The Providence Journal article on the Rhode Island House’s budget vote last night captures in one quotation the problem our state is struggling to overcome:
“I expect the budget to rise every year,” said House Speaker Nicholas Mattiello after the final vote, a few minutes before 10 p.m., in response to Republican complaints about overspending. “To not expect it to rise every year is not realistic.”
First, let’s go along with the premise that the state budget should rise every year. Does it have to go up 3.9% every year, regardless of the health of the economy or changes in taxpayers’ ability to pay? That’s the important next question. From Mattiello’s explanation, it doesn’t seem that there is any limiting principle. From his comments to WPRI’s Ted Nesi:
“I always look at the specifics,” he said. “The level of spending in this case was appropriate to the needs of our society.” He noted that the cost of social services continues to rise faster than other areas.
But there is no reason a budget this big has to climb every year. If it’s possible that annual growth of 3.9% is too much, then it’s possible for it to be too high, right now. Sadly, state leaders exhibit is no underlying philosophy. There is only a balance of various interest groups’ power. Raises for state employees. Increases in welfare-related spending. More crony deals (as foreshadowed by the increased generosity of tax credits for movie productions).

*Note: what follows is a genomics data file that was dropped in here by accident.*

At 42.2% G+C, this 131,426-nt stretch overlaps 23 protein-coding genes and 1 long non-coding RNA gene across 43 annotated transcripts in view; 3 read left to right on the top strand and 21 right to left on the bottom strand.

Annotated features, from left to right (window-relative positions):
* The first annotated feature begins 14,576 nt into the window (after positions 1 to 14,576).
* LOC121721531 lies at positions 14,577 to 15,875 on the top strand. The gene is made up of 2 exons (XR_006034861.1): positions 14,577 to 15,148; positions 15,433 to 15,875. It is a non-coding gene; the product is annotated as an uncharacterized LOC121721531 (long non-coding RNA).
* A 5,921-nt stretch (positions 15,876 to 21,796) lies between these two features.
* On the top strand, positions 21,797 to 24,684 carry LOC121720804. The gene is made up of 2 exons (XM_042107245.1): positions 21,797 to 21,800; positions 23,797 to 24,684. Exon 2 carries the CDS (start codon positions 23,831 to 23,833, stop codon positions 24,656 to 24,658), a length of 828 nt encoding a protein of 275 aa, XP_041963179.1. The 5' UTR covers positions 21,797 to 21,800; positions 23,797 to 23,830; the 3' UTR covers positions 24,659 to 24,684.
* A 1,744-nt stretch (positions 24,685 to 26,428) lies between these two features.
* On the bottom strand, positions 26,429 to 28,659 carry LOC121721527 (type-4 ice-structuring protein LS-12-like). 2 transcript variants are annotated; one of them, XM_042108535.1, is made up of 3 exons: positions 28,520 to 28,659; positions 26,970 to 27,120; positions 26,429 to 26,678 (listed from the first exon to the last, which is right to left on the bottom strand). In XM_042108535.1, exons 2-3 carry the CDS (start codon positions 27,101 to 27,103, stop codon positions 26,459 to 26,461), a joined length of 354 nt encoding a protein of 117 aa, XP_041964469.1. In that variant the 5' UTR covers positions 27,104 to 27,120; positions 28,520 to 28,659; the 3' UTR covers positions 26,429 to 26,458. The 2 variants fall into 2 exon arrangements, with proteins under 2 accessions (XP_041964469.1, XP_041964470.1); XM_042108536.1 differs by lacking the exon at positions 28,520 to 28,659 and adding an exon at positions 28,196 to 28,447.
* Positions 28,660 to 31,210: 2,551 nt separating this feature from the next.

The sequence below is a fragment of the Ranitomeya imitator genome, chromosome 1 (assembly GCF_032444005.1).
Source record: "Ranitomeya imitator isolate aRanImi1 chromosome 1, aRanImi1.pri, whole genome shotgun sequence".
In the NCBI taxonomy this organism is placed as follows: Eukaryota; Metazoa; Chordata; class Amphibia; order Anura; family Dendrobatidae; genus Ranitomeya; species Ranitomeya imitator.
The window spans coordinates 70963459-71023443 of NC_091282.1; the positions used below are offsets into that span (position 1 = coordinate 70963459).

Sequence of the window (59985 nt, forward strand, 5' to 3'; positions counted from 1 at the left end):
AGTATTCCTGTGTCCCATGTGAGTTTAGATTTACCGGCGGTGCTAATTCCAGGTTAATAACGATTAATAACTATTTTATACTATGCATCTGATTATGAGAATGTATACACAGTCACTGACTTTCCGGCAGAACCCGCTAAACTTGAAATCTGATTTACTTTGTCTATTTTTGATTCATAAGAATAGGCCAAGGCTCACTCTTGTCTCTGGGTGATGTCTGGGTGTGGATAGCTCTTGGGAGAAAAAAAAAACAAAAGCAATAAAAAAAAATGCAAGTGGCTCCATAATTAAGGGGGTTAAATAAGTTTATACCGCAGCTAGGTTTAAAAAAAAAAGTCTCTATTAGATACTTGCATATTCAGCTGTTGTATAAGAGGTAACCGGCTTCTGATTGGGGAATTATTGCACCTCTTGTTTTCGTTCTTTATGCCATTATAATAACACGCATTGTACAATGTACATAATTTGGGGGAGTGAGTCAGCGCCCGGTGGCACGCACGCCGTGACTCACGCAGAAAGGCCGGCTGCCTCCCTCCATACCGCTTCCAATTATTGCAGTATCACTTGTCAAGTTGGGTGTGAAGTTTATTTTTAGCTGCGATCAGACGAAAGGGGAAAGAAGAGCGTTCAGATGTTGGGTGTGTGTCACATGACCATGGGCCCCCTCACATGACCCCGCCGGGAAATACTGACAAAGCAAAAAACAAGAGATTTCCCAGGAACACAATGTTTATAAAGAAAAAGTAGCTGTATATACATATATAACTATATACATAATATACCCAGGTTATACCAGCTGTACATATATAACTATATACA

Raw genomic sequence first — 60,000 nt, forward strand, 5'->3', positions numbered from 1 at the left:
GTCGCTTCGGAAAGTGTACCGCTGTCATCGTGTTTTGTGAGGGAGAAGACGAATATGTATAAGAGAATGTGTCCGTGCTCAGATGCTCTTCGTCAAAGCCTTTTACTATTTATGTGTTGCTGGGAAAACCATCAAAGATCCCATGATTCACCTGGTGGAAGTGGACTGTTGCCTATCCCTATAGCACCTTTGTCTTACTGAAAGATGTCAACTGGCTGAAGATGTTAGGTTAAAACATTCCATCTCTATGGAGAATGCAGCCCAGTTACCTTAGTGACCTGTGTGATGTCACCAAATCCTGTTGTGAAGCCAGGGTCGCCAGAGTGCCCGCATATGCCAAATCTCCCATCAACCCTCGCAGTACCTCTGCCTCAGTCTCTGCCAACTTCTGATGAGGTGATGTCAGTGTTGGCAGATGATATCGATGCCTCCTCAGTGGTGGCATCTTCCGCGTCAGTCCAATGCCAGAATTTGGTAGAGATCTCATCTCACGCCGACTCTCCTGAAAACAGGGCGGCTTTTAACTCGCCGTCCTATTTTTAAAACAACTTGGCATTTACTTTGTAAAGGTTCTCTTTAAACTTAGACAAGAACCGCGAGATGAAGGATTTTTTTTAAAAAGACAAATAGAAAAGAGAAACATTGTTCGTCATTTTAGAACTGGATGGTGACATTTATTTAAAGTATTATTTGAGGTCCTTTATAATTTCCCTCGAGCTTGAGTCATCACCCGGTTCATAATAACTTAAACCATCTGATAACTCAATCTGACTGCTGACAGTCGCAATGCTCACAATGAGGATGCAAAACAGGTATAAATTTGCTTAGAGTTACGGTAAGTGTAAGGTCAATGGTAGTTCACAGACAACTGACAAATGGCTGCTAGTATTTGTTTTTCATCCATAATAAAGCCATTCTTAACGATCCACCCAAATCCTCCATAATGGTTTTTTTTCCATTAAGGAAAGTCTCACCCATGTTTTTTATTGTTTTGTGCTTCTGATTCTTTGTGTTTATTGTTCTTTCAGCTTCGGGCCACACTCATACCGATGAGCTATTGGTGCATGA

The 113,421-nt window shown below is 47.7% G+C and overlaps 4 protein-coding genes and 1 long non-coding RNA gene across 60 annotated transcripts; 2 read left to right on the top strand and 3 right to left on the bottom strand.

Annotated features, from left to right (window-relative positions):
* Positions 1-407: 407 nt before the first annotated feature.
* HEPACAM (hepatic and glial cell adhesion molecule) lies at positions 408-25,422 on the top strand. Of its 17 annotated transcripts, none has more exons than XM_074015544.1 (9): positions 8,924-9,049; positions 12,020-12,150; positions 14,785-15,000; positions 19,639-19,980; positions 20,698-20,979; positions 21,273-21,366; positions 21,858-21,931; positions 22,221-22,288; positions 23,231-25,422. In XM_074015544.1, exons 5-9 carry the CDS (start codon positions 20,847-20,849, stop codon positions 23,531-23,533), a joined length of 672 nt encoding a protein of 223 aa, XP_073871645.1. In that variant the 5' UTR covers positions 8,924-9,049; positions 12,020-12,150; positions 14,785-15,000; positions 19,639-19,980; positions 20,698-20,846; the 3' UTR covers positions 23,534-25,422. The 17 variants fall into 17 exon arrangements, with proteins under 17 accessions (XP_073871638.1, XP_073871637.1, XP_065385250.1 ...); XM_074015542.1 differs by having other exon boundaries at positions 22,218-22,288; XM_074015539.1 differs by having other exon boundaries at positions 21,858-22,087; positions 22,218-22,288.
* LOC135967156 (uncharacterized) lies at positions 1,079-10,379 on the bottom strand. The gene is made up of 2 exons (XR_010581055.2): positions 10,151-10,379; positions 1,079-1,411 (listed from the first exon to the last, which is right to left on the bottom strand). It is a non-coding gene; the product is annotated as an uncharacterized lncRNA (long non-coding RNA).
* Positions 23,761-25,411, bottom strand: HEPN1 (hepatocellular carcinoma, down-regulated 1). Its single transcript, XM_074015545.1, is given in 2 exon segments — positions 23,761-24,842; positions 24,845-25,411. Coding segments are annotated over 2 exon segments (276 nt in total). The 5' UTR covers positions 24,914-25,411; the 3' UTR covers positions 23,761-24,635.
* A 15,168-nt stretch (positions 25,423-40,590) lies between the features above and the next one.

Taxpayers will only become a consideration when they do one of two things:
- Change their voting habits in a way that threatens entrenched politicians.
- Leave the state in sufficient numbers that the politicians have no choice but to reduce spending or squeeze those who remain painfully enough that they notice (and resort to #1).